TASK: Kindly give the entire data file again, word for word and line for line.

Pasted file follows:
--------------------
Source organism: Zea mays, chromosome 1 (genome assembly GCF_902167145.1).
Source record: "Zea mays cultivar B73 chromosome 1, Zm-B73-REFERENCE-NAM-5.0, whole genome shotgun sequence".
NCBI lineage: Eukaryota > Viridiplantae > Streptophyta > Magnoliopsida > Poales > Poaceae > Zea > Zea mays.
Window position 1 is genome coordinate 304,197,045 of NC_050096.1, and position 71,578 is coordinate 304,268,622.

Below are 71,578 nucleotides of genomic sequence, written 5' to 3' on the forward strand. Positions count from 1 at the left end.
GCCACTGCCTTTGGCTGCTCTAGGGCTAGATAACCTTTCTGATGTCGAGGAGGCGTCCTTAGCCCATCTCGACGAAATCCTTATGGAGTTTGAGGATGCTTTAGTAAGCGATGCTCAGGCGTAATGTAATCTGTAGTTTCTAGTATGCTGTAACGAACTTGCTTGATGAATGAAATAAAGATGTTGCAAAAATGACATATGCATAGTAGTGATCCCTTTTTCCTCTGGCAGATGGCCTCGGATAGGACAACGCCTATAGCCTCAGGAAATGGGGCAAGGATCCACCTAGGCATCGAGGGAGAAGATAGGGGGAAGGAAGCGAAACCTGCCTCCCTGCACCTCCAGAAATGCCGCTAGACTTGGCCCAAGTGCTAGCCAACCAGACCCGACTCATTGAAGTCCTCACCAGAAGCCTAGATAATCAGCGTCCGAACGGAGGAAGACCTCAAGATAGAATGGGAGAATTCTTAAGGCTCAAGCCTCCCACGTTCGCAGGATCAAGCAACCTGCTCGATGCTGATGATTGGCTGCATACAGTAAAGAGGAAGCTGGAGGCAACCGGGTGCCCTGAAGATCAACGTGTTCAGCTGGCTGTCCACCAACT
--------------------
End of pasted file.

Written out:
Source organism: Zea mays, chromosome 1 (genome assembly GCF_902167145.1).
Source record: "Zea mays cultivar B73 chromosome 1, Zm-B73-REFERENCE-NAM-5.0, whole genome shotgun sequence".
NCBI lineage: Eukaryota > Viridiplantae > Streptophyta > Magnoliopsida > Poales > Poaceae > Zea > Zea mays.
Window position 1 is genome coordinate 304,197,045 of NC_050096.1, and position 71,578 is coordinate 304,268,622.

Below are 71,578 nucleotides of genomic sequence, written 5' to 3' on the forward strand. Positions count from 1 at the left end.
GCCACTGCCTTTGGCTGCTCTAGGGCTAGATAACCTTTCTGATGTCGAGGAGGCGTCCTTAGCCCATCTCGACGAAATCCTTATGGAGTTTGAGGATGCTTTAGTAAGCGATGCTCAGGCGTAATGTAATCTGTAGTTTCTAGTATGCTGTAACGAACTTGCTTGATGAATGAAATAAAGATGTTGCAAAAATGACATATGCATAGTAGTGATCCCTTTTTCCTCTGGCAGATGGCCTCGGATAGGACAACGCCTATAGCCTCAGGAAATGGGGCAAGGATCCACCTAGGCATCGAGGGAGAAGATAGGGGGAAGGAAGCGAAACCTGCCTCCCTGCACCTCCAGAAATGCCGCTAGACTTGGCCCAAGTGCTAGCCAACCAGACCCGACTCATTGAAGTCCTCACCAGAAGCCTAGATAATCAGCGTCCGAACGGAGGAAGACCTCAAGATAGAATGGGAGAATTCTTAAGGCTCAAGCCTCCCACGTTCGCAGGATCAAGCAACCTGCTCGATGCTGATGATTGGCTGCATACAGTAAAGAGGAAGCTGGAGGCAACCGGGTGCCCTGAAGATCAACGTGTTCAGCTGGCTGTCCACCAACT